We provide expert assessment and management for a wide range of memory and cognitive disorders, whether dues to neurodegeneration (e.g., Alzheimer’s disease (AD), Mild Cognitive Impairment (MCI), Frontotemoral dementia (FTD), Dementia with Lewy Bodies (DLB) and more), vascular dementia, encephalitis (including immune mediated encephalitis), late onset leucodystrophy, Normal Pressure hydrocephalus (NPH), and memory problems related to depression, anxiety, and epilepsy. We are supported by a great team of neuropsychologists, specialist nurses, and neuroradiologists with state of the art diagnostics and therapeutics for memory disorders.

The clinic also leads in the training of specialists in Dementia, including junior doctors and specialist nurses in neurology, psychiatry, medicine for the elderly and other specialties; clinical training of SpRs and clinical research fellows; and the famous Cambridge Dementia Course.

As part of the NIHR Cambridge Biomedical Research Centre "Dementia and neurodegenerative disorders" theme, the clinic is a focal point for leading international clinical research into the causes, mechanisms and treatments for dementia.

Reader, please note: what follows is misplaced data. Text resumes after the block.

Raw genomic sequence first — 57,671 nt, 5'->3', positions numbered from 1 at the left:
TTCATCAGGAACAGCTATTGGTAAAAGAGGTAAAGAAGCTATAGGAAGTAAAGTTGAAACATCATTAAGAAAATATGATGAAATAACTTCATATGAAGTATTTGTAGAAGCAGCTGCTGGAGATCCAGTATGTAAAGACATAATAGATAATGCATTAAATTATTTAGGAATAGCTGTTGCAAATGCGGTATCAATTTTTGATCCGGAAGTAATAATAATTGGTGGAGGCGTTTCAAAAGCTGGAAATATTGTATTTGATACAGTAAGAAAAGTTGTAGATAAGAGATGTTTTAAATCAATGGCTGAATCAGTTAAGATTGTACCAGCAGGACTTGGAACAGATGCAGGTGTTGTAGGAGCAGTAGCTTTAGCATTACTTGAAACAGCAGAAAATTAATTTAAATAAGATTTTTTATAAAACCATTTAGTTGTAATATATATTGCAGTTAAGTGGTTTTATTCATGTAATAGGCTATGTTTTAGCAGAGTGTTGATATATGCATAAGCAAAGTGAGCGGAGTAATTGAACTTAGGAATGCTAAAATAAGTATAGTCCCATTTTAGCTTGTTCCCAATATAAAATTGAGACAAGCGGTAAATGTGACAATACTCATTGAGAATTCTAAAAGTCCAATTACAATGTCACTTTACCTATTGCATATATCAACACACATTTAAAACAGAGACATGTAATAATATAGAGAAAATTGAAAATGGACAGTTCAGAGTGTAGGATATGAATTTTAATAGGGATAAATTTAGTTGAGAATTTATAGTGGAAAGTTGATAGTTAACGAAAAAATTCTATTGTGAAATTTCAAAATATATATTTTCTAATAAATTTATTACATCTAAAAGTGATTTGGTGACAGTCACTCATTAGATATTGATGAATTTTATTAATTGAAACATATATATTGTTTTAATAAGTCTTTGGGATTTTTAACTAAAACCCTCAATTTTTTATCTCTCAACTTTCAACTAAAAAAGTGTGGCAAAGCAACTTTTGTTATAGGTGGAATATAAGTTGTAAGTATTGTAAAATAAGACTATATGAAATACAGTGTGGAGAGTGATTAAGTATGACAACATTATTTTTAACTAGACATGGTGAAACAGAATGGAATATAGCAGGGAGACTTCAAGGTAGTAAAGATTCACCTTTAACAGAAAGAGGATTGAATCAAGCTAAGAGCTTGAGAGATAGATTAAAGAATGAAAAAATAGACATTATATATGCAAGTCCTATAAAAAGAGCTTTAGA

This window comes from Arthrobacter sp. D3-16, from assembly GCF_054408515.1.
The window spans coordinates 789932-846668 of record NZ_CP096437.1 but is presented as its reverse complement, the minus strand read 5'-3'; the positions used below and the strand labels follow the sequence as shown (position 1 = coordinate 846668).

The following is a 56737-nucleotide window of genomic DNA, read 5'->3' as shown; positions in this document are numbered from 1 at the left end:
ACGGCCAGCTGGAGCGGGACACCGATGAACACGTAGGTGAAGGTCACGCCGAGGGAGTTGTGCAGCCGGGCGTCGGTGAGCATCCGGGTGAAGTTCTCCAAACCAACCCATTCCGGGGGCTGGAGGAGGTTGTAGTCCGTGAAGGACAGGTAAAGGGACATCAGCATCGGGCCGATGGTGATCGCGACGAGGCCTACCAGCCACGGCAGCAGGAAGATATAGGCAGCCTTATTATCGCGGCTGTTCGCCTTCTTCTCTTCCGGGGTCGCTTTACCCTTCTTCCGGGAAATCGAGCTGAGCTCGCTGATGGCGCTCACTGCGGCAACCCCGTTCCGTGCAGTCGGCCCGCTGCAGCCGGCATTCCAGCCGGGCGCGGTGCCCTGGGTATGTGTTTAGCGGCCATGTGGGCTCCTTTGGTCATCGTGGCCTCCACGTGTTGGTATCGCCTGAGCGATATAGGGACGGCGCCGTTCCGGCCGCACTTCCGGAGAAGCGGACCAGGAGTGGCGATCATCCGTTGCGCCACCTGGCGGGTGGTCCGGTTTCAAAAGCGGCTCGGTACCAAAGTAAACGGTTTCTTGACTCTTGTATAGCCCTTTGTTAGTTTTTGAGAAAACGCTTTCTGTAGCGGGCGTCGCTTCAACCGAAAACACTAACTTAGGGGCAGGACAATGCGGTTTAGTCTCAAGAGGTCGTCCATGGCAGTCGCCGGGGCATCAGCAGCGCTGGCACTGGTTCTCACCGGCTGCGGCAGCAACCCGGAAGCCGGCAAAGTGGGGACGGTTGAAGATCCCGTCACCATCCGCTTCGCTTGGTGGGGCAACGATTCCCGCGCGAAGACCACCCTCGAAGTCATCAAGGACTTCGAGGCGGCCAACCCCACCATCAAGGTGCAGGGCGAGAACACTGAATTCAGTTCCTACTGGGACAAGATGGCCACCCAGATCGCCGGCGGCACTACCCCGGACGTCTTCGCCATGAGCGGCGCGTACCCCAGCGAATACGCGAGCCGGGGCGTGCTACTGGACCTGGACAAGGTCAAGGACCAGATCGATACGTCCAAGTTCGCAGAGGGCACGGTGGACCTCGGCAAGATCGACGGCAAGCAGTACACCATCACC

Secretary & referrals:  teresa.carman[at]nhs.net

Contact: Kate Dawson ced35[at]cam.ac.uk (general enquiries)

Location Map: Herchel Smith Building

Free patient parking next to clinic. The clinic takes place every week.

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Other clinics

For clinics related to Parkinson's disease, Huntington's disease, or dementia with Lewy Bodies, have a look here.

Interview about new article with Thomas Cope on ITV Anglia

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Video abstract for the new article by Lansdall et al., (2017) published in Brain.

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Emily Fisher, a postgraduate student from the Norwich University of the Arts, created an animated film about a person's experience suffering from Alzheimer's disease.